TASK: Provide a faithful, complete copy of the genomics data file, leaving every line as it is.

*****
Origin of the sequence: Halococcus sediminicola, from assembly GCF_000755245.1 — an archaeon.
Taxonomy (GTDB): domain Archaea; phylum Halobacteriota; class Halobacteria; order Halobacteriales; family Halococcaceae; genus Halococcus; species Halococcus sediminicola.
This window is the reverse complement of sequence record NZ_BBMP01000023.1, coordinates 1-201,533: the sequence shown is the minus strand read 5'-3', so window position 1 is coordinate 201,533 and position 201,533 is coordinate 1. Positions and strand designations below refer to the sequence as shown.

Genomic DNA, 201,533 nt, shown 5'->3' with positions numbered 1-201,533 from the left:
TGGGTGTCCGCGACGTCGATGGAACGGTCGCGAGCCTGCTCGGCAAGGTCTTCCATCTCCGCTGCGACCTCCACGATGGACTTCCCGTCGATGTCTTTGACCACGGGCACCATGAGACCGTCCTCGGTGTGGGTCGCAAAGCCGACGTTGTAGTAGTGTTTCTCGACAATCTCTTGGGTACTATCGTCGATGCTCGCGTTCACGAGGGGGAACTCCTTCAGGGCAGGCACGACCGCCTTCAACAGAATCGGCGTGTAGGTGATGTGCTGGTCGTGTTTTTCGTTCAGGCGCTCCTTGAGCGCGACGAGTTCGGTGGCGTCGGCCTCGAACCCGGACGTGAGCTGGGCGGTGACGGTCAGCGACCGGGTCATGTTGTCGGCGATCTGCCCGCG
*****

Origin of the sequence: Halococcus sediminicola, from assembly GCF_000755245.1 — an archaeon.
Taxonomy (GTDB): domain Archaea; phylum Halobacteriota; class Halobacteria; order Halobacteriales; family Halococcaceae; genus Halococcus; species Halococcus sediminicola.
This window is the reverse complement of sequence record NZ_BBMP01000023.1, coordinates 1-201,533: the sequence shown is the minus strand read 5'-3', so window position 1 is coordinate 201,533 and position 201,533 is coordinate 1. Positions and strand designations below refer to the sequence as shown.

Genomic DNA, 201,533 nt, shown 5'->3' with positions numbered 1-201,533 from the left:
TGGGTGTCCGCGACGTCGATGGAACGGTCGCGAGCCTGCTCGGCAAGGTCTTCCATCTCCGCTGCGACCTCCACGATGGACTTCCCGTCGATGTCTTTGACCACGGGCACCATGAGACCGTCCTCGGTGTGGGTCGCAAAGCCGACGTTGTAGTAGTGTTTCTCGACAATCTCTTGGGTACTATCGTCGATGCTCGCGTTCACGAGGGGGAACTCCTTCAGGGCAGGCACGACCGCCTTCAACAGAATCGGCGTGTAGGTGATGTGCTGGTCGTGTTTTTCGTTCAGGCGCTCCTTGAGCGCGACGAGTTCGGTGGCGTCGGCCTCGAACCCGGACGTGAGCTGGGCGGTGACGGTCAGCGACCGGGTCATGTTGTCGGCGATCTGCCCGCG